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Am I being an idiot getting a dog?

(60 Posts)
teenytinypuppy Sat 29-Nov-14 18:34:13

Apologies if this is long..

I've been wanting to get a puppy/dog for a long time, seriously thinking about it for about a year. I've done a lot of research on types of dogs, and I think I have seriously considered the effect it will have on my lifestyle. I live in a decent sized house with a medium garden and a big field out back, in a little village in the countryside. Lots of woods/beaches nearby. I am a lone parent with a 4 year old DS who is used to dogs from his fathers side. I am aware that I cannot leave the puppy alone at all and that I can't go on nights out etc for a long while. I don't work at the moment, but will be aiming to start part time work soon after the new year (or a few months after if I do get a puppy so it can settle etc). I rent but I have permission from my landlady to get a puppy.

On the flip side, my entire family thinks I am nuts and that I am making a mistake. I have never owned a dog before. I don't have a shedload of disposable income right now, but I have taken into account when I do start work I will pay for doggy day care/dog walker/insurance etc.

Is there anything I should know that I may not have considered? I consider myself to be pretty responsible, I've raised DS so far on my own so I don't think its a giant leap to think I could raise a dog too! I'm not sure why everyone thinks I'm being stupid. It has compelled me to come on here to ask opinions because if I do make the choice to get one, I really really never want to have to give the dog up or anything. I want it to be for life so I'd love to have all the information I can get!

Any advice or thoughts would be wonderfully helpful. Also, Ive not settled on a breed yet so any suggestions would be nice smile

TooMuchCantBreathe Sat 29-Nov-14 18:50:17

Wait until you have your job and your lifestyle is settled. Until then there is no way you can know if a dog will be possible, if you can afford the money, time or even head space. You've not had one before so thinking through the changes is theoretical at this stage. Limiting your options before you even have a job could prove a costly mistake.

WeAllHaveWings Sat 29-Nov-14 18:57:57

We have a lovely natured black lab, who is very gentle with our 10 year old, very biddable and dog friendly.

Do not underestimate the cost of a dog (we did!).

Pet insurance £30/month
Health plan covering flea/worming/health checks £11/month
Food at least £25-30/month (any less and you are feeding the dog crap)
Treats variable/month (we probably spend ~50p a day)
Training Classes ~£6-£10/week
Vet bills - in first year we have spent >£200 (that's in bills either below insurance excess, or paying insurance excess for bigger bills)
You will also need collars, leads, toys, shampoo, crate etc
Annual Vacs ~ £50
Neutering/Spaying if needed ~£200
We have also spent a shedload on wellies, waterproofs etc for long walks in the cold and rain.

Sounds as if you could give a dog a good home, but I would wait until you are more financially able to have a dog.

SnowSpot Sat 29-Nov-14 19:00:56

I bet your DS would love a dog. It almost sounds like an ideal set up, OP.

But why rush? Why not wait until spring/summer, at least until you have gotten into the rhythm of your new job before seeing what your time and finances are like?

teenytinypuppy Sat 29-Nov-14 19:06:25

The way I was approaching the decision was that it would be better to get a dog before I started work? I thought the dog would be settled by the time I would be out for a few hours a day.

Am I wrong then? If I am working I can' get a puppy then hop off to work the next day can I?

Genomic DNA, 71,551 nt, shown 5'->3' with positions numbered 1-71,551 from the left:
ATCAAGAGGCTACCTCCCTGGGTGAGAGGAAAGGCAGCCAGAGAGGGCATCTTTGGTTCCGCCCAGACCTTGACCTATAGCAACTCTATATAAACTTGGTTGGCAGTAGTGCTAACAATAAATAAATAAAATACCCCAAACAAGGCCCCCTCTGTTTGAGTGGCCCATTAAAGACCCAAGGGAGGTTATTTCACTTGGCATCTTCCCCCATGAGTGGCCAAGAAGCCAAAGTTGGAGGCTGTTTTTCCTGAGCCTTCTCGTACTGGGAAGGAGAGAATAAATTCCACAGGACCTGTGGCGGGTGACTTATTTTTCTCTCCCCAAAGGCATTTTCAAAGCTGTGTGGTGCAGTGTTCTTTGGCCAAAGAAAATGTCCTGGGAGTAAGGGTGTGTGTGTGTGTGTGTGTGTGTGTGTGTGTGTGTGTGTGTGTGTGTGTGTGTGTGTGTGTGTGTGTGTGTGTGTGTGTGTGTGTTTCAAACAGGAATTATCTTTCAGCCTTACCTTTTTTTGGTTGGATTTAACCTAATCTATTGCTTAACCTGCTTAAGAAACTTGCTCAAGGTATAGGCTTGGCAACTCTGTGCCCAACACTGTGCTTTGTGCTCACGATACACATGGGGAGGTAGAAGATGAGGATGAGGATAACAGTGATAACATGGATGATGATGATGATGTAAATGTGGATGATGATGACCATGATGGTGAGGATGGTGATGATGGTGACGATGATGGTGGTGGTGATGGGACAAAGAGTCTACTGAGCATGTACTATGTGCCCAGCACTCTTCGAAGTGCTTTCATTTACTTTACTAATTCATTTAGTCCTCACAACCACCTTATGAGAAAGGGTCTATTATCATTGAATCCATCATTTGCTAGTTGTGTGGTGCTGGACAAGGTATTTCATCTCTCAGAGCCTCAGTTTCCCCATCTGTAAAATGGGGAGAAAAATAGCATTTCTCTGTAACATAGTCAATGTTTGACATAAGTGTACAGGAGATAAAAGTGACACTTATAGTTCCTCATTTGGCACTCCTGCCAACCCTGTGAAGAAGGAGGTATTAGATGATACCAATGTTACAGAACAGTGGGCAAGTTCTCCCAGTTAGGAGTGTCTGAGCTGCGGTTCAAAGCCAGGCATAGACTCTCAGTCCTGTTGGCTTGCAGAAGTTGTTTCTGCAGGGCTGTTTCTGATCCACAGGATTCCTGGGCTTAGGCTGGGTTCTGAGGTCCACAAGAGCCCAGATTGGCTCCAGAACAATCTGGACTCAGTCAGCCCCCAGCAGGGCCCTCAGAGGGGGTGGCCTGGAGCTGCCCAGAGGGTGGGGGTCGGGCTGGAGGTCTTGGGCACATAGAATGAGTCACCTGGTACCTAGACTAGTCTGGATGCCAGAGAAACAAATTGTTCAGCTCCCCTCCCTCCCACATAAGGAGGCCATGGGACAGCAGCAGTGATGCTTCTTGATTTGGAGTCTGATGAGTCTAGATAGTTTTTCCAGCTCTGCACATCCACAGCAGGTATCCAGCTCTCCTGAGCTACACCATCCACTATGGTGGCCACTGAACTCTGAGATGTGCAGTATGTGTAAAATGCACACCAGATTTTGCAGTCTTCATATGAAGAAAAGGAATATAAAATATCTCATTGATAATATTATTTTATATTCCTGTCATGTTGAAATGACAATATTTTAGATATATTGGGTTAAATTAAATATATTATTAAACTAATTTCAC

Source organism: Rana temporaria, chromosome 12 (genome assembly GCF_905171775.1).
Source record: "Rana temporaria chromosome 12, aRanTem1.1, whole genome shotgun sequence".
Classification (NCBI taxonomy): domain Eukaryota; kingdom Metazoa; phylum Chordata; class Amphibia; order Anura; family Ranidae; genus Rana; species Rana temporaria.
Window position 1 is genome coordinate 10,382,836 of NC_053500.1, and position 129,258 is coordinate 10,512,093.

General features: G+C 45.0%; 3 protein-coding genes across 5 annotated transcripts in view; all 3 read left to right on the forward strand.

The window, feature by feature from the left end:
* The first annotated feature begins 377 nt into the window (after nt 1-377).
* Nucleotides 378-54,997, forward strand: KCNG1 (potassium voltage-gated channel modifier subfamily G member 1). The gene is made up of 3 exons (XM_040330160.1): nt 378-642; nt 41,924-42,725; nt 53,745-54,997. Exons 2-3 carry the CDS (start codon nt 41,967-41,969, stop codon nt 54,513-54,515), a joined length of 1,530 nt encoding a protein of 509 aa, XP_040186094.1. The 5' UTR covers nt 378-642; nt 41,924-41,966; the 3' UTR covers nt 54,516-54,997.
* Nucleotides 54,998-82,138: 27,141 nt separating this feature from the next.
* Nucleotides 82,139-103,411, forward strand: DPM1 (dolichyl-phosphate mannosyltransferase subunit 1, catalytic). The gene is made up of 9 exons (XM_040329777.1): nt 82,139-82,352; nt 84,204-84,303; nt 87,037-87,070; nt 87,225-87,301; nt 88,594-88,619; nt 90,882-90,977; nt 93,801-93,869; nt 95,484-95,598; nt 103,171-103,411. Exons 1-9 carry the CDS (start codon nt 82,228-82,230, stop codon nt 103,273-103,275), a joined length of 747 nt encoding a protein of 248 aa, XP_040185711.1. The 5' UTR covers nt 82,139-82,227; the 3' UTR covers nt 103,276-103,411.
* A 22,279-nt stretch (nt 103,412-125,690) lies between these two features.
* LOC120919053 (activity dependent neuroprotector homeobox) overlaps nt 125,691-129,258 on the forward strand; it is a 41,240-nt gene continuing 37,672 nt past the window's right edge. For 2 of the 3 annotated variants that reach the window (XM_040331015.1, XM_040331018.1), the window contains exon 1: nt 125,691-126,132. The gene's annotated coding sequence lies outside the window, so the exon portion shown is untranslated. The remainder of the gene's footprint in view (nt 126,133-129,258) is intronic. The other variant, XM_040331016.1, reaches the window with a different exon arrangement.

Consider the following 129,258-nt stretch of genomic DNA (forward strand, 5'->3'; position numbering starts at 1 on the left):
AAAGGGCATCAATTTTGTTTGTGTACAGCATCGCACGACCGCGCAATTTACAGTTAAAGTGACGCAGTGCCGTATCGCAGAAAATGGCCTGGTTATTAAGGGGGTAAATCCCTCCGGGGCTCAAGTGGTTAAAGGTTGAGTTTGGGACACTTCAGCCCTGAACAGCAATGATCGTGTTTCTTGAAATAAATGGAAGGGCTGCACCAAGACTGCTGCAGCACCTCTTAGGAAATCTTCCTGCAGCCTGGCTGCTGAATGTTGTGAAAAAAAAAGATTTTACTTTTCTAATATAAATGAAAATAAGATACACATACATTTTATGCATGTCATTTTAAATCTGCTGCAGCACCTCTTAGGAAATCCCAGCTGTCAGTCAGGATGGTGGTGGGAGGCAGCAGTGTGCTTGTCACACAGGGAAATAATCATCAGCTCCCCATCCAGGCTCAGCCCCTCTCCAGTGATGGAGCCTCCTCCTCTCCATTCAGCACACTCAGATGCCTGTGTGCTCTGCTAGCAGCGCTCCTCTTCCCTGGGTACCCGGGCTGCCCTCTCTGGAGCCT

I'm in no rush to get a dog, I want to make sure Ive done all the research possible. But I was assuming getting a new puppy and having to go off to work wouldnt be ideal.

SnowSpot Sat 29-Nov-14 19:09:59

Actually, you have a point!

I guess I would probably get settled into work, then get the puppy over, say, the summer and have a couple of weeks off and get it used to things. But your way sounds better! Honestly, I can change my mind about things at the drop of a hat. One thing is though, you do sound like you have thought this through, which is a better start than many dogs have.

tabulahrasa Sat 29-Nov-14 19:10:11

Having a puppy is a bit like having another child...ok not quite as full on, but, honestly, not far off it in terms of how much time and effort it takes up. thankfully that stage doesn't last long but, it is hard work. Puppies bite, a 4 yr old used to dogs isn't a 4 yr old used to a puppy...they're a completely different thing. (a horrible, bitey, chewy, peeing thing, lol)

They cost more than you plan. (see above)

Walking - you really do have to be able to do it, even if your DS isn't well, even if you aren't well, even if it's pouring down, freezing cold and your DS doesn't want to, can you fit in walks before your DS's bedtime? (as it's just you I mean) The minimum I'd do for any breed of dog is 2 x 1/2 hour walks for lazy breeds and twice that for more active ones...and on top of that you want to do training and playing sessions (though to be fair, they're little and often not huge stretches of time).

They are worth it, but, it can be too much work and that's what you need to think about really, whether you do have the time and energy to take one on at this point.

teenytinypuppy Sat 29-Nov-14 19:15:35

I definitely have the energy. As someone said upthread, having never had a dog all of this is theoretical I suppose, but I am a pretty outdoorsy person and I'm often out on a long walk thinking a dog would love to be out with me now!

I can do a long walk in the day when DS is at school, then take the pup out for a shorter one before DS's bedtime. Thats the plan anyway. DS could use the excercise too smile

It is a toss up on timing I guess. I'd have more time for a dog if I got one right now, but more money if I wait until I start work. I just don't know which is the best choice I suppose.

You're right that it's better to be off work for a while with a pup!

Look at some figures,remember pups are cheaper to feed.Insurance,I've never paid £30 a month for one dog! The essentials can be shipped around for.While you need to consider potential vets fees they aren't general and if you are on benefits until you start working you can use the PDSA,so don't let that put you off when the timing is probably the best time for you.

Have a think about it,why you want a dog,what you can manage and also the breed.Remember that a good breeder has a waiting list and they are also more expensive due to what goes into the breeding by and rearing.Pups available quickly and cheaply,without a waiting list,are backdoor breeders,which can come with problems,that includes health

teenytinypuppy Sat 29-Nov-14 19:22:39

I'm going to have a budget of around £500 for the puppy in January. I wanted ideally to be able to keep around £150 of that for jabs/supplies etc but I suppose that doesnt leave a huge amount to pay for the puppy.